Although not automation in the strictest sense of the term, Event Grids and Hubs are prime examples of triggers for automation. For most use cases, Event Grid is going to be the best trigger – Event Hub and even Service Bus are more for telemetry and high-value data, but Event Grid is designed to handle reactionary data. Filter events as they come into Grid, and create action groups based off filtered events. Action groups can have actions for starting Azure Functions, generic web-hooks, automation rubooks, Logic Apps, and more! Send your events to a endpoint API, and you are set to start your automation flows automatically!
Meta – ARM
What’s the first thing you need to automate if you are moving to Azure? The automation workflows themselves, of course! Whether it’s configuration or full deployments, ARM is your best friend.
How a sinister act leads to great things – in about 15 minutes
This Sunday, as the wife and I traveled back from Dallas to Austin after a weekend away I get a text from an automated website monitor. My WordPress blog – this blog – was either offline or not responding correctly. Happens occasionally. When I got home I popped up the site, and immediately got a message about php being a really old version – like 5.x – when it normally runs a 7.x version. I decided to log into my provider and check it out. I was not prepared with what I saw.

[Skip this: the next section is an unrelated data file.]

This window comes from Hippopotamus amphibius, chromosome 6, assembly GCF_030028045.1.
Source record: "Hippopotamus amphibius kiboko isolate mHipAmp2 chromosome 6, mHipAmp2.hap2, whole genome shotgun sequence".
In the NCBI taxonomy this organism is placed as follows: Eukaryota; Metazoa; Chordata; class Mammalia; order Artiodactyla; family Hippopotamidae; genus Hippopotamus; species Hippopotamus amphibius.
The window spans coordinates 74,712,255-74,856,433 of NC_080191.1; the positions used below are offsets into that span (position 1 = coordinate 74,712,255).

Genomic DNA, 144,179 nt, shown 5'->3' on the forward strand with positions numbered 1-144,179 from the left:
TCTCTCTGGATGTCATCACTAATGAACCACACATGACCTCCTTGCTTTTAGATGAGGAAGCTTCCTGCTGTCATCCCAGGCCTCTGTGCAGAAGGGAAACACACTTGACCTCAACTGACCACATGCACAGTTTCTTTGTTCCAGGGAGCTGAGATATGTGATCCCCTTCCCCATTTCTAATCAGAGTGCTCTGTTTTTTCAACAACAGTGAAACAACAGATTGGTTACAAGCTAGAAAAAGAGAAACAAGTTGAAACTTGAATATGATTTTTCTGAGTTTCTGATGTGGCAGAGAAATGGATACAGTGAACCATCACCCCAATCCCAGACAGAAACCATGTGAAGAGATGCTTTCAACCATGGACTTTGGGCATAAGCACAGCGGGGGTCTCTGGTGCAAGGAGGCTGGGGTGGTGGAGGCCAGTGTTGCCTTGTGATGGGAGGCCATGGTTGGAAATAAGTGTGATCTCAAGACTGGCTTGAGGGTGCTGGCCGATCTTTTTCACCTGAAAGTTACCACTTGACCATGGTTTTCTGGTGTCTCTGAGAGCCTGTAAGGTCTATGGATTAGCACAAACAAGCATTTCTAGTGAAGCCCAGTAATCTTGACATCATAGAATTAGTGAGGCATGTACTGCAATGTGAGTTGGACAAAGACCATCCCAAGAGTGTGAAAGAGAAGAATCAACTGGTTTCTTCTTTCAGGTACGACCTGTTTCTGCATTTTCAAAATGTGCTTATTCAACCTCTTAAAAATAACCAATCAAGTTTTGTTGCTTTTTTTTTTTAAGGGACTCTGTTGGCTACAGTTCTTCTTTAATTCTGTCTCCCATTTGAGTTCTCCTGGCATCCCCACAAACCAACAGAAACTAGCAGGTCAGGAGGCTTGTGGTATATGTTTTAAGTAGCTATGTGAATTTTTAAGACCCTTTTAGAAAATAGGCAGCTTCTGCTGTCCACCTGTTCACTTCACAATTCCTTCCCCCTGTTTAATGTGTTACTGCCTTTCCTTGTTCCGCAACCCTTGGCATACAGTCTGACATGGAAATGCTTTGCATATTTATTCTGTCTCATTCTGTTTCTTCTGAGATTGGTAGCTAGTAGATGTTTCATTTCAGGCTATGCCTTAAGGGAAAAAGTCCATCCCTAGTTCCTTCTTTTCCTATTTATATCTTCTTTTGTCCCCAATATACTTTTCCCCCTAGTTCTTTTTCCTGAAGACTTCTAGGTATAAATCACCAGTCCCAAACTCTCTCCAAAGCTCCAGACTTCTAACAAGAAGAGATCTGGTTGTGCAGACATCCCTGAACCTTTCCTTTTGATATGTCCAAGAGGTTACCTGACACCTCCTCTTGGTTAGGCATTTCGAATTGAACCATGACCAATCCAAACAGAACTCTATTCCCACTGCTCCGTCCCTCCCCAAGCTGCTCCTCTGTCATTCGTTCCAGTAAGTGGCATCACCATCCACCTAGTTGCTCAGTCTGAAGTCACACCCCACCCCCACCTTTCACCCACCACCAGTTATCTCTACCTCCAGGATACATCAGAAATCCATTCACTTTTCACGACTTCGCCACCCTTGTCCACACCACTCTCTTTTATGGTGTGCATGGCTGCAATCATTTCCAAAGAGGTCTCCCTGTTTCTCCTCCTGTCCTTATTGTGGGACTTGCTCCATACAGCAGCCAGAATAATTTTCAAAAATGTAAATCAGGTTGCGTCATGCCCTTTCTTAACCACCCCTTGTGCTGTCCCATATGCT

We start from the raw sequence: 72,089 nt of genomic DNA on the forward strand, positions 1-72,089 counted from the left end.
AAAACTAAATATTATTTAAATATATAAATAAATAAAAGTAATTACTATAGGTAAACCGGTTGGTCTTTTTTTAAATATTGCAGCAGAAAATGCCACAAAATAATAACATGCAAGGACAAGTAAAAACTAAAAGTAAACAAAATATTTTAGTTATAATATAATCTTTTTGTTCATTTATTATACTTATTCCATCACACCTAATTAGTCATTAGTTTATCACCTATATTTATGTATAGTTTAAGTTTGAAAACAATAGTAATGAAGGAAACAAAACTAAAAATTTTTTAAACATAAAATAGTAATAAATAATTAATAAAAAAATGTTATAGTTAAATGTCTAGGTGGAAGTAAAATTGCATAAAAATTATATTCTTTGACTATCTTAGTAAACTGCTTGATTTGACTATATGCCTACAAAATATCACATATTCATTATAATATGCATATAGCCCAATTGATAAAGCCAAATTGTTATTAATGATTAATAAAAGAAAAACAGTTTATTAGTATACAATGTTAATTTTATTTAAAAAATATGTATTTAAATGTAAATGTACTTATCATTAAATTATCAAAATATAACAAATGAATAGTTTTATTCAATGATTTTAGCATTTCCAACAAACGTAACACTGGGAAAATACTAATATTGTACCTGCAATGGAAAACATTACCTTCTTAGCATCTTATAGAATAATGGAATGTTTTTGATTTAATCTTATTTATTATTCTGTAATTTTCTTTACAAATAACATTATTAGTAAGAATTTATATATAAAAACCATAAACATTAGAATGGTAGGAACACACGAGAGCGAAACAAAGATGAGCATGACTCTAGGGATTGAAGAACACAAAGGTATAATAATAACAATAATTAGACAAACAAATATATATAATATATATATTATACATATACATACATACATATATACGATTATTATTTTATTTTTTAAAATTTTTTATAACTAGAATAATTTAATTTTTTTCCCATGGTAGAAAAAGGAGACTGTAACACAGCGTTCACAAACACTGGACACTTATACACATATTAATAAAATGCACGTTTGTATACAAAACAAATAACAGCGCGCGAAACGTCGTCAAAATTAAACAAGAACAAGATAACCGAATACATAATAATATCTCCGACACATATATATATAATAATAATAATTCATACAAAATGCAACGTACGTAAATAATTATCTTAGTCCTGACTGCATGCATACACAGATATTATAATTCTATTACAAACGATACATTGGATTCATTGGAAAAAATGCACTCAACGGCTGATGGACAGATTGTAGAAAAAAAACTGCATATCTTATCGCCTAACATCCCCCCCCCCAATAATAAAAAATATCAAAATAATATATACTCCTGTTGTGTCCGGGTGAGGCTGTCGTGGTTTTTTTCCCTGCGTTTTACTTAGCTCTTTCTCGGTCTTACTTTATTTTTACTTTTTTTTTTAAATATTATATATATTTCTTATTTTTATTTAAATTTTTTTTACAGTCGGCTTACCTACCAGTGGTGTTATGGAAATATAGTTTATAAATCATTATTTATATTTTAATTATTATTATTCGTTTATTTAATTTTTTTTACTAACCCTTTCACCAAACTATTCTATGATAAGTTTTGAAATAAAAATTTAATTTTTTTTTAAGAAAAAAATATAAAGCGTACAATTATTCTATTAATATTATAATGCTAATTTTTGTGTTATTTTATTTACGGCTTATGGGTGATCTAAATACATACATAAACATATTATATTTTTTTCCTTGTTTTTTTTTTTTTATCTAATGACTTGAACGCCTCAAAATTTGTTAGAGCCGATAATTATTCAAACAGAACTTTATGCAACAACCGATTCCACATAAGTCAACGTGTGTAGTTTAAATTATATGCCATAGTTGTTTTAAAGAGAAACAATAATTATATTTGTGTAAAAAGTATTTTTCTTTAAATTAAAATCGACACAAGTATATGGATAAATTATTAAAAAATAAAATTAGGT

It was obvious that I had been hacked, big time. Redirects to shady pharma sites in Russia, CSS injection on every post, random hacked php files in practically every directory in not just this domain but in 8 sub-domains as well. I was well and truly up the creek. To make it even better, the hosting service I use seems to think that UI enhancements are forbidden – hence my inability to download a current backup.
I had to do something, and quick. This blog contains some of my contributions to the community, and does (shockingly) show up in search results. I needed to get it back up and running quick. The only thing I had was an XML export from the blog a couple of weeks back. I immediately decided to use Azure to get this running quick.
For those who don’t know, the easiest way to export from a WordPress blog is to go to Tools – Export – All content. I suggest you do it often.
I jumped over to Azure, and provisioned a new resource. Since this was going to be an actual production thing, and not just some testing resource for a conference or for a post, I decided to use a new resource group.
Note – I choose to do a MySQL database in the app – mainly because I needed this up and running quickly, and I don’t have traffic substantial enough to warrant scaling backend MySQL instances. For large instances, I would recommend using ‘Azure Database for MySQL’ – that allows options like scaling, larger instances, etc…